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Linking habitat to recruitment: evaluating the importance of pelagic Sargassum to fisheries management in the Gulf of Mexico

Implementing Organization

University of Southern Mississippi


DWH Project Funding


Known Leveraged Funding


Funding Organization

National Oceanic and Atmospheric Administration (NOAA)

Funding Program

The RESTORE Act Funds Bucket 4: NOAA RESTORE Act Science Program


Project Category


Project Actions

Monitoring and Observations

Targeted Resources

Submerged Aquatic Vegetation

Project Description

Sargassum is thought to serve as nursery habitat for recreationally and commercially important fishes in the Gulf of Mexico, such as gray triggerfish and mahi mahi. However, information about the nursery function of Sargassum for juvenile life stages of these fishes is lacking, and little is known about the environmental factors that drive variability in Sargassum abundance and distribution. To evaluate the nursery function and importance of Sargassum to fisheries in a way that is useful to fisheries managers, and to better understand the ocean and climate conditions that result in "good" Sargassum years, the researchers will measure variability in the distribution and abundance of Sargassum in the northern Gulf of Mexico. They will also assess the nursery-role function of Sargassum relative to its location and variability in different habitats (open ocean vs. nearer to shore) and the morphology (i.e. thickness) of Sargassum mats. Additionally, they will develop and test the usefulness of including measures of the capacity for Sargassum to serve as juvenile fish nursery habitat (i.e. habitat indices) in population assessments of recreationally and commercially important fish species associated with Sargassum. These habitat indices will be developed using data collected from satellites and ships in the field. In total, this project will assess the relationship between Sargassum and the recruitment of managed fish species by considering the quality of the Sargassum habitat (in terms of available food resources, growth, and environmental conditions) for juvenile fishes associated with Sargassum.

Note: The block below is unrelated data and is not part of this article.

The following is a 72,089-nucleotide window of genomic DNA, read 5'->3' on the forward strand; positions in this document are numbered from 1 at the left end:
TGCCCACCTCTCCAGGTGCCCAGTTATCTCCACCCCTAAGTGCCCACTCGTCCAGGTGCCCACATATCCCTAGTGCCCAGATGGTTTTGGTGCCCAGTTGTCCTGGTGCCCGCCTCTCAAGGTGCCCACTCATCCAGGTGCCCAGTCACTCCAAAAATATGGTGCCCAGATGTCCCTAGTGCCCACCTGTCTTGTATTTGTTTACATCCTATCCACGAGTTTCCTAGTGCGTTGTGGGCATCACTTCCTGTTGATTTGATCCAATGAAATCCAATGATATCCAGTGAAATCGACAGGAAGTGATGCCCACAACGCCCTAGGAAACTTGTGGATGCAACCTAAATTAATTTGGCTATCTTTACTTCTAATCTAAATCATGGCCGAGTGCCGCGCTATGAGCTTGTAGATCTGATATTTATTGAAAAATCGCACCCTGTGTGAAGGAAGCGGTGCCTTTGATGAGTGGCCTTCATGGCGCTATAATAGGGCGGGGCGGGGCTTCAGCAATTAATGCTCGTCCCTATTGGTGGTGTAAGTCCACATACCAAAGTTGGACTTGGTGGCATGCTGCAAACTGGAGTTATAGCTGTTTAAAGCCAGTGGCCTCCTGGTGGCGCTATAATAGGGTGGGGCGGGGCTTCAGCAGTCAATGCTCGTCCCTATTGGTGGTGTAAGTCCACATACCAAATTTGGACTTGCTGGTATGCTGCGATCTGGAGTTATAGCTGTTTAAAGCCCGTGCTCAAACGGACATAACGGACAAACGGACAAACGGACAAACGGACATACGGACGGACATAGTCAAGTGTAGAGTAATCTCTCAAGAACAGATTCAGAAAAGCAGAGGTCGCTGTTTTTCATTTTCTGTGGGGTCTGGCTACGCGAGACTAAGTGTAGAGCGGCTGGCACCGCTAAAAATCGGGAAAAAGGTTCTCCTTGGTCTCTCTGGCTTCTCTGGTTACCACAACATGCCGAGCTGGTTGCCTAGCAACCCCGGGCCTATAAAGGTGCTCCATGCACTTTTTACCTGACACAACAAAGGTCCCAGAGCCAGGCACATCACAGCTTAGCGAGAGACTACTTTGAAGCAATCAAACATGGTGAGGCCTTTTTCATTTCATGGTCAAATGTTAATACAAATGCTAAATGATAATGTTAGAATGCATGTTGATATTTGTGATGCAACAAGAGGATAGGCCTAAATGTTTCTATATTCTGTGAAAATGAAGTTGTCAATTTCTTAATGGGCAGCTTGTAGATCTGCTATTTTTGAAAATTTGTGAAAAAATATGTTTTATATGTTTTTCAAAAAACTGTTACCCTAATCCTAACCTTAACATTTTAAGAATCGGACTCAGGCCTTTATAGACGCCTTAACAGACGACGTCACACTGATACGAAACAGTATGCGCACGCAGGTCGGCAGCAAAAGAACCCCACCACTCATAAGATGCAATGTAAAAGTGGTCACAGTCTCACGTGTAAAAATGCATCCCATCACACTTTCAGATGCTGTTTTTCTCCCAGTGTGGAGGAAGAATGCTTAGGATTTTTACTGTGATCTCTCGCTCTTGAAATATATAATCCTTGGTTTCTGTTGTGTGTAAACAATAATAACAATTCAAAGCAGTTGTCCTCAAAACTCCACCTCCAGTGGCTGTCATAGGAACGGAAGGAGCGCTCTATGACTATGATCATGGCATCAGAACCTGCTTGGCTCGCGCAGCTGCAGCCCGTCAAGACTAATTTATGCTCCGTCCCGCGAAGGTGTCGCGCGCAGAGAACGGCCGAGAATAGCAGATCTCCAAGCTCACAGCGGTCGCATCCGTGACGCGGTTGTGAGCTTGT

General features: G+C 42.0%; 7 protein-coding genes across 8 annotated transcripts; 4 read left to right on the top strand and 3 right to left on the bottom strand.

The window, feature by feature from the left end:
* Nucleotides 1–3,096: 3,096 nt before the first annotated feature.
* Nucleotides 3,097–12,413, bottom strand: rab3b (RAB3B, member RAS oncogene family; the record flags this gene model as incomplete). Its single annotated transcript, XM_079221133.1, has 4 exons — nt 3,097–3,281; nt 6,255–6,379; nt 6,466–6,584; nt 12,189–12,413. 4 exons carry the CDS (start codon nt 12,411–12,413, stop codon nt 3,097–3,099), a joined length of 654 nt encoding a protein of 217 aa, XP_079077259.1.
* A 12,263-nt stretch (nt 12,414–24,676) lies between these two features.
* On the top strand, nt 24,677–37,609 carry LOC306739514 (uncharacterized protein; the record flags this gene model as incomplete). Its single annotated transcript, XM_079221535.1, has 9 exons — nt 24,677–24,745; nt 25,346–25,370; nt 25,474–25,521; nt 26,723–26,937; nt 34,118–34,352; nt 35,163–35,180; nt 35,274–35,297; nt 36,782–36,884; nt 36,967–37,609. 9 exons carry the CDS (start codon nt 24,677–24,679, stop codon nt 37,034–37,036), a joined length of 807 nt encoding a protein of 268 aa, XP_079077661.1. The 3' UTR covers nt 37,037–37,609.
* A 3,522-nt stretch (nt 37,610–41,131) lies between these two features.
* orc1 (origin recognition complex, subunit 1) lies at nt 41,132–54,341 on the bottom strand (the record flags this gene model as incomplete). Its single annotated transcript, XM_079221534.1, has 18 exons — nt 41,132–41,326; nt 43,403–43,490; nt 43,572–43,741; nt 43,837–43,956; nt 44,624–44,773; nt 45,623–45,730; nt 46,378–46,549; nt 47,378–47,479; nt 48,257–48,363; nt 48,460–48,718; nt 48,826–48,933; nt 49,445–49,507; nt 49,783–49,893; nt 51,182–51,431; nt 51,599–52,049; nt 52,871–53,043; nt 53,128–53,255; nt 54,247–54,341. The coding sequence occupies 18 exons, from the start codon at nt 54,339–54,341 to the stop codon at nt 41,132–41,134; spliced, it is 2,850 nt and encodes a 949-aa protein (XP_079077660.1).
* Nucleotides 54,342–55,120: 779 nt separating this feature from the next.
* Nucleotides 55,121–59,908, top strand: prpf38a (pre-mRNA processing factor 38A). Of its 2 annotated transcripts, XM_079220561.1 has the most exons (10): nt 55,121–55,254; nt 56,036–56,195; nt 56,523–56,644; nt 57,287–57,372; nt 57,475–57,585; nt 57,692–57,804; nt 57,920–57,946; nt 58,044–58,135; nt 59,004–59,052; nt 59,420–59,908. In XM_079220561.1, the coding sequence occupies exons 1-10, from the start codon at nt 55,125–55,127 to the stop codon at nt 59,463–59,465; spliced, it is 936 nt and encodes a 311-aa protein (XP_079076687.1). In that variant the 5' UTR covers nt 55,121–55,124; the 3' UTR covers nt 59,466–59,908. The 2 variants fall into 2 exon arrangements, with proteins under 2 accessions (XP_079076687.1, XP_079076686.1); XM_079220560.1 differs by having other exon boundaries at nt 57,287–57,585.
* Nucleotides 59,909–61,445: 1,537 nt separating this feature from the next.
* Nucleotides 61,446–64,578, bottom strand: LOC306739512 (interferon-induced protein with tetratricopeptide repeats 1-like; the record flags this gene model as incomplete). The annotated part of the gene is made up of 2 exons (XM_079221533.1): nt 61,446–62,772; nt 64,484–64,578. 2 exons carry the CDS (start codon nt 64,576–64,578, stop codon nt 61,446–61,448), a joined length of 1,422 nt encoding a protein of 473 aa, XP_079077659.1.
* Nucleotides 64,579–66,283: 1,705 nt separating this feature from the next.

Frank Hernandez
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